The gift of AfterWork

August 21st, 2017 9:38 AM
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Last week was my dad's birthday, and someone asked me: had I ever gotten him a gift for the Apple II?

In fact, I had! It was one Christmas in the 1990s, and Dad was in his second decade of using AppleWorks on the Apple II to run the family business. We'd just upgraded our version of AppleWorks — one of many purchases we'd made from Quality Computers. Although I was still a minor at the time, it was not unusual for me to receive a QC catalog in the mail, call them to order something, and tell them to charge it to dad's credit card, which they had on file. If the purchase was a game or something else that couldn't be written off as a business expense, I would reimburse my parents from my allowance.

Even at that age, I'd already caught up to and surpassed my father's familiarity with the Apple II and its capabilities. I thought I should use that experience to benefit his AppleWorks experience, so I bought AfterWork, a screen saver specifically for AppleWorks.

Screen savers are still ubiquitous, but primarily as an artifact of an earlier time when they served a necessary purpose. Today's LCD monitors don't run the risk of burn-in, but on a CRT monitor like the AppleColor RGB monitor on our IIGS, my dad stepping away from work for an hour to play Tetris could have disastrous results. AppleWorks 4.0 would blank the screen, but with AfterWork, fun animations would flood his display until he came back to his spreadsheets.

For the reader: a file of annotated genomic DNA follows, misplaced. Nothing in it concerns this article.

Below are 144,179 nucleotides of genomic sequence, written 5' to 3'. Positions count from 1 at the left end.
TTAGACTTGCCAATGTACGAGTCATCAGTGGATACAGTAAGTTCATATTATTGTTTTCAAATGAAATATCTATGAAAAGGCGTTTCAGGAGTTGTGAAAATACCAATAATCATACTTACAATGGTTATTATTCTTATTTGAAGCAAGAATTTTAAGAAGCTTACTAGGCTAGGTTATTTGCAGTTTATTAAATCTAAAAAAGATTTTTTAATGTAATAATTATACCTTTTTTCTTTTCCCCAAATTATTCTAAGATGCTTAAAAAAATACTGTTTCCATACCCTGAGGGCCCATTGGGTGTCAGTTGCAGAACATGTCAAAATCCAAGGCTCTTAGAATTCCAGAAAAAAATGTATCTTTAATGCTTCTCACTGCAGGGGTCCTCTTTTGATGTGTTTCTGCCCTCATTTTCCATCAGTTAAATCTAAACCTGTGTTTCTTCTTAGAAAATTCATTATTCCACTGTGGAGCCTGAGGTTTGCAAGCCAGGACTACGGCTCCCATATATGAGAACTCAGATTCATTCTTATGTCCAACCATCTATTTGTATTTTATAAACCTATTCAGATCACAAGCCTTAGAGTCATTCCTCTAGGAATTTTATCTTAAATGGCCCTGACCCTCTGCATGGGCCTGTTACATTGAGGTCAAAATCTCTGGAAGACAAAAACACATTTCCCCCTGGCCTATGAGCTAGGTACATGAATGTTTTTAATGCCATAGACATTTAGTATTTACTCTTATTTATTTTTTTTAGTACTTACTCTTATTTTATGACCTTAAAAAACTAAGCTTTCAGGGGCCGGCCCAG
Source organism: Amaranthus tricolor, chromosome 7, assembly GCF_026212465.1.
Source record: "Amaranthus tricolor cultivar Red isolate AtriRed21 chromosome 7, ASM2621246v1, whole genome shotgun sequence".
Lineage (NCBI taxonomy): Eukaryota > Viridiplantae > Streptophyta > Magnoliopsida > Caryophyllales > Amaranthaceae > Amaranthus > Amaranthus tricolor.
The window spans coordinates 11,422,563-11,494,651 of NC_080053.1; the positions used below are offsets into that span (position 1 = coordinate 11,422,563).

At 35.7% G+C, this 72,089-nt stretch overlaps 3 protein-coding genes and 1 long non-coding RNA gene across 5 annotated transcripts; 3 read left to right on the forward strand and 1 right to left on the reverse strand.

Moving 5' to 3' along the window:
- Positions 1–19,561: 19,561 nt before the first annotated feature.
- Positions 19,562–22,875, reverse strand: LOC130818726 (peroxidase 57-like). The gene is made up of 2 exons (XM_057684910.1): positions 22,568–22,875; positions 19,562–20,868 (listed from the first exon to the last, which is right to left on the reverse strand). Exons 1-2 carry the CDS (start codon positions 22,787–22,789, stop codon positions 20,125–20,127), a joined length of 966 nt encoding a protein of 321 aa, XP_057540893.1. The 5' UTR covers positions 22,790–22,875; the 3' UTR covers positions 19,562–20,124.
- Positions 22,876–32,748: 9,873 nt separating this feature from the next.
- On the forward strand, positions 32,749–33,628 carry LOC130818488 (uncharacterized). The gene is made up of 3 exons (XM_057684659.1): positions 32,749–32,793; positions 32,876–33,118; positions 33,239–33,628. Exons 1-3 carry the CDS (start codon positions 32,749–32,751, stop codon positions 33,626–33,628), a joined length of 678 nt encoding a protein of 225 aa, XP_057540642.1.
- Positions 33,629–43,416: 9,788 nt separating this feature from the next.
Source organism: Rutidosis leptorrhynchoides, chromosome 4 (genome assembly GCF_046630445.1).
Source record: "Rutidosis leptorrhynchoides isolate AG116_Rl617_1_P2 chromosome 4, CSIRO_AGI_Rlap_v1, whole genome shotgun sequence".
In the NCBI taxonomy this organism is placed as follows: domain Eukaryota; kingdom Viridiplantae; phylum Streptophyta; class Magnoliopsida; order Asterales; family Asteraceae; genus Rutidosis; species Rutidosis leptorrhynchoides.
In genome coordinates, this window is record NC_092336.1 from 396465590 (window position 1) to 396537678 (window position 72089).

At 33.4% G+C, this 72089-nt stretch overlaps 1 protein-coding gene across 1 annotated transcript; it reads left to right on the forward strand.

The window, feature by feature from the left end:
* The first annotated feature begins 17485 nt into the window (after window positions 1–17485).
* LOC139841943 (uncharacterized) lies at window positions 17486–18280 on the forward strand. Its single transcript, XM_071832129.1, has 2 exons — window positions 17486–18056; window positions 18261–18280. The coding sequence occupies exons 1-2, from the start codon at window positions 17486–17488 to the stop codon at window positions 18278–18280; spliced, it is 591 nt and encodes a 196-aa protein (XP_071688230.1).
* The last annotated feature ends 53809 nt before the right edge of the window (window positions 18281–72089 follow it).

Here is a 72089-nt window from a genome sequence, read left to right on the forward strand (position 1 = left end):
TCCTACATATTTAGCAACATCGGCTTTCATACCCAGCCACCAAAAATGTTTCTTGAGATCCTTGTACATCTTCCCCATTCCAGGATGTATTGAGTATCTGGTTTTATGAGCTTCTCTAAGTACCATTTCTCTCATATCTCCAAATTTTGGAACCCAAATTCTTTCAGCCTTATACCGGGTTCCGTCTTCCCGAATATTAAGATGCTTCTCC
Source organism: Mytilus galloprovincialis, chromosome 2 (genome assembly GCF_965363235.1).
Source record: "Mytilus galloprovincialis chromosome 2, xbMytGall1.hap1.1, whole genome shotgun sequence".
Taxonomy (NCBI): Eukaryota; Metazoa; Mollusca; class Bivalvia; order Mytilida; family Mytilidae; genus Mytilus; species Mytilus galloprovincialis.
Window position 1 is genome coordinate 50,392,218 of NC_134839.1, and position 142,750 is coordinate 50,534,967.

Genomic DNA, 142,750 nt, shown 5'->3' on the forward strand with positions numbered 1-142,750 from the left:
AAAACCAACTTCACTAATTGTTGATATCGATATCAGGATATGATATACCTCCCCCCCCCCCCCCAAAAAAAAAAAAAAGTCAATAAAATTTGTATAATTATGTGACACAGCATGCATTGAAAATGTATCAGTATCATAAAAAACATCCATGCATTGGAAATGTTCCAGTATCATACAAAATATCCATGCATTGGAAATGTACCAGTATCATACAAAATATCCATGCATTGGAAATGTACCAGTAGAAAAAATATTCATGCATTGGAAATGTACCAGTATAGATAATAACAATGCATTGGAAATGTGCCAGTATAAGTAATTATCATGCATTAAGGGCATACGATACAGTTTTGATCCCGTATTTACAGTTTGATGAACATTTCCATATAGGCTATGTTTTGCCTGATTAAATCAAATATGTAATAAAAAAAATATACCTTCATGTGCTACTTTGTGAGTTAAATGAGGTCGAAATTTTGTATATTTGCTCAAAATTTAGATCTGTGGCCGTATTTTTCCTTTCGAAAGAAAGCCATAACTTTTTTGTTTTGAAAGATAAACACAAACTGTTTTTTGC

I don't know that my dad appreciated receiving the gift as much as I did giving it. Most of my family see computers much like I see cars: a vehicle to get you from point A to point B. They don't enjoy tinkering or playing with it or making it do fun, cool things for the sake of it. But I was nonetheless proud to give my dad something that integrated seamlessly into his workflow. I wasn't trying to get him to use the Apple II in a different or "better" way — I just wanted his work day to be a little more amusing, and to give back to him a small part of the wonder and joy he'd given me by getting me into the Apple II in the fist place.

It's been decades since I've seen AfterWork in action: I don't have it installed in Sweet16, and there appear to be no screenshots or YouTube videos of it. What I can find online is a 1995 review of AppleWorks 5.0 by now-Juiced.GS staff writer Andrew Roughan, in which he states, "AppleWorks now includes the AfterWork screen saver and five sample modules. The full AfterWork package which has 21 modules is available separately." I'm left uncertain which Christmas I bought AfterWork or for what version of AppleWorks. But I'll always remember it as a gift that represented something my dad and I had in common.

Holiday shopping on eBay

November 27th, 2016 10:14 AM